LITTLE VOICE Co-Creator on 'Writing a Love Letter to the Music of New York City' - Give Me My Remote : Give Me My Remote

LITTLE VOICE Co-Creator on ‘Writing a Love Letter to the Music of New York City’

July 9, 2020 by  

Little Voice interview

Colton Ryan and Brittany O’Grady in “Little Voice,” premiering July 10 on Apple TV+. Credit: Apple TV+

More than five years after collaborating on the Tony-nominated musical WAITRESS, Jessie Nelson and Sara Bareilles reunited for the absolutely charming Apple TV+ series LITTLE VOICE.

In the musical drama, a young aspiring singer, Bess (Brittany O’Grady), sets out to pursue her performing dreams, while balancing her increasingly complicated personal and family lives. (Though the show is called LITTLE VOICE, the name of Bareilles’ first major album, the show is not autobiographical.)

For Nelson, diving into her first television series brought a different layer of collaboration with co-creator Bareilles.

“Doing WAITRESS, we were both in service of the [film] screenplay that Adrienne Shelly had written; we really wanted to honor that and bring it to life as a musical,” Nelson explains of the book she wrote and Bareilles’ original music. “So we really had a road map that we were following. [In co-creating this,] we were completely off road. We had no roadmap, we just had to kind of unzip ourselves and really find what was important to us: what themes we wanted to explore, how we wanted to capture the city.”

What they landed on ended up falling close to home. “We really wanted to write a love letter to the music of New York,” Nelson says. “So that was kind of our guiding star through a lot of it. But it was a very different process; it was really challenging in that way and wonderful to create something from scratch.”

In crafting the nine-episode first season—the first three episodes bow on Friday, July 10—the writers also found their best balance in run-time (with episodes averaging about 30 minutes) and how much music to infuse into the show.

“I liked the 30-minute form because it felt like short stories, like little short stories and slices of Bess’ life,” Nelson says. “And fairly quickly, we just had an instinct that it would be one to two original songs per episode…that felt kind of organic. There’s one episode where [due to the storyline], there was no original music in that episode.”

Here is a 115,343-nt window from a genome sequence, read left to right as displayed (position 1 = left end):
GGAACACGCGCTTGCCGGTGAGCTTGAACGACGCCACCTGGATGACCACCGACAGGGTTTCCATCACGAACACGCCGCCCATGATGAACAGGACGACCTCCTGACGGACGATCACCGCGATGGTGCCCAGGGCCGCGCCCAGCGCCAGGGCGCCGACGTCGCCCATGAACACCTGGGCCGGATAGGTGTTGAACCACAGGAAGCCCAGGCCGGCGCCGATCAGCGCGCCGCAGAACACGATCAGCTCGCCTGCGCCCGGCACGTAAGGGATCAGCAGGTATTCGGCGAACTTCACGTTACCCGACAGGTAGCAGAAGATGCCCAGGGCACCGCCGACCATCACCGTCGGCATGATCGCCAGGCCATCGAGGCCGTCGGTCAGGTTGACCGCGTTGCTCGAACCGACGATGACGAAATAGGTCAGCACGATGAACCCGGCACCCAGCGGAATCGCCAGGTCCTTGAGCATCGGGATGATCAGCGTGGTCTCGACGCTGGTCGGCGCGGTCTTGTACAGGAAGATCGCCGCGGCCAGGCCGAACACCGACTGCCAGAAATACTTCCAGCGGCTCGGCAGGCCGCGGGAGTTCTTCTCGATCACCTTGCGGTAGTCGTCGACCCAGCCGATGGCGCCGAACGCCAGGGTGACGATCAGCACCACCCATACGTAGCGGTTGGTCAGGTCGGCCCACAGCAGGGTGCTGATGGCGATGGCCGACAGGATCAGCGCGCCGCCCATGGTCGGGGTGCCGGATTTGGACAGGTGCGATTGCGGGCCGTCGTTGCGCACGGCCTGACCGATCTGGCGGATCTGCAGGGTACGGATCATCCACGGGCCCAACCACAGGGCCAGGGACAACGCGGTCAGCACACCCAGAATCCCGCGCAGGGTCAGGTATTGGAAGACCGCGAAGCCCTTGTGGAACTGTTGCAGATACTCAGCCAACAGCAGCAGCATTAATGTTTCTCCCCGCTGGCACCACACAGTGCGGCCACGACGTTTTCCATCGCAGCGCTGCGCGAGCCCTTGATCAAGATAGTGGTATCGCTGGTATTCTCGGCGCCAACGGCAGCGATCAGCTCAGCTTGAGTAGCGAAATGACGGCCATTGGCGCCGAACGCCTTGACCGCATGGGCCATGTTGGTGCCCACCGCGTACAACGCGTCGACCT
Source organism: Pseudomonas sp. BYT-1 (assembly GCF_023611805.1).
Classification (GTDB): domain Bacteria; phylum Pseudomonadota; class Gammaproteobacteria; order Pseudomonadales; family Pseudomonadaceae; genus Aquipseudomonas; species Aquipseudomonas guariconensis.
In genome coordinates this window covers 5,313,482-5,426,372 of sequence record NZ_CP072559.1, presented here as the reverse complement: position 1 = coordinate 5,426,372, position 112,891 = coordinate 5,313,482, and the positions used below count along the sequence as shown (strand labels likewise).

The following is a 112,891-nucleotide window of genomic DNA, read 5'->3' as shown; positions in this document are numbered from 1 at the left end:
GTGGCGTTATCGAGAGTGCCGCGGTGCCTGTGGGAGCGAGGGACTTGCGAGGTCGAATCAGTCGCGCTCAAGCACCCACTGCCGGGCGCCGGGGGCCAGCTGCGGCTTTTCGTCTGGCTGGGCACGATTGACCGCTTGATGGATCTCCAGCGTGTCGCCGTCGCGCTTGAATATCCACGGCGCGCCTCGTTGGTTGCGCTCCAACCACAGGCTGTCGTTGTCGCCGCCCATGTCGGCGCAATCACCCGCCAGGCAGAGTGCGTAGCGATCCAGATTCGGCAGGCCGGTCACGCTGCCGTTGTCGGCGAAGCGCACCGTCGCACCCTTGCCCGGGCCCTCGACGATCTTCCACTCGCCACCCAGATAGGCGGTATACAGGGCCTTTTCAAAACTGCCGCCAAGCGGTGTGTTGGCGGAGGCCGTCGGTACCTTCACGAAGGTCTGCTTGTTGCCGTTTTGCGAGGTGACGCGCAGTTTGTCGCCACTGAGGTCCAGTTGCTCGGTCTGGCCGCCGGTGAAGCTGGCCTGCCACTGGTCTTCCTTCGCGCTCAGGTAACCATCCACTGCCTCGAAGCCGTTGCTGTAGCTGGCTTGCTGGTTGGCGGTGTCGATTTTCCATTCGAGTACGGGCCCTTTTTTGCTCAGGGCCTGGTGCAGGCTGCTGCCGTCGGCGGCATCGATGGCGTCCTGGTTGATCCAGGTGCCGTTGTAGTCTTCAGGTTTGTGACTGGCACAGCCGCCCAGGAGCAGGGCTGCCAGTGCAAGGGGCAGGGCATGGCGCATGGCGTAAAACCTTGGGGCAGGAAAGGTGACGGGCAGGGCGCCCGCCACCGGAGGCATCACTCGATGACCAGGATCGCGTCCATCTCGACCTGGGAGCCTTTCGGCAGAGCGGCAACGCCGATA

“The songs came in different ways,” she continues. “Sometimes I would have an idea for what I wanted an episode to be about, and I would ask Sara to write a song that sort of spoke to the theme of the episode. And then other songs Sara had written a while ago. One song she’d even written 20 years ago, the [theme] song ‘Little Voice,’ she wrote for her original album, and they wouldn’t let her put it on it. So it existed for us in a little time capsule of who she was when she was 23. So that was a very organic process of seeing which songs fit in which episode and how we wanted to kind of tee them up.”

But, naturally, in a show with aspirations of success in the music industry as a storyline, the writers also debated how far they wanted to advance Bess’ career in the first season.

“There were many conversations about how far she would get,” Nelson acknowledges. “For our character, [when] we meet [her], she can’t even initially get through her own material on stage. So it was just getting over that hump. We didn’t want to rush the journey. Our experience was, for both of us as young artists, it didn’t happen overnight. There was always you know, three steps forward, five steps back, ten steps forward, one step back.”

“Sara initially performed her music as a young performer; it didn’t go over well,” she continues. “She hid her original material, even the song ‘Gravity,’ for years and sang covers. And then, gradually, it led to her own music. So we wanted to really authentically capture that. You know, I always say that the person who wrote ‘Brave’ didn’t pop out of the womb writing ‘Brave.’ That was a journey to get to that song.”

And that’s part of why Nelson is so excited for viewers to meet Bess. “They’re going to learn what it means to be brave,” she says. “It isn’t about an absence of fear, it’s about doing something even though you’re afraid. It’s about taking that and letting fear be your tailwind and not your headwind. I think it’s about watching a very courageous, heart-forward, hopeful character find her way through this rather cynical world.”

LITTLE VOICE, Series Premiere, Friday, July 10, Apple TV+


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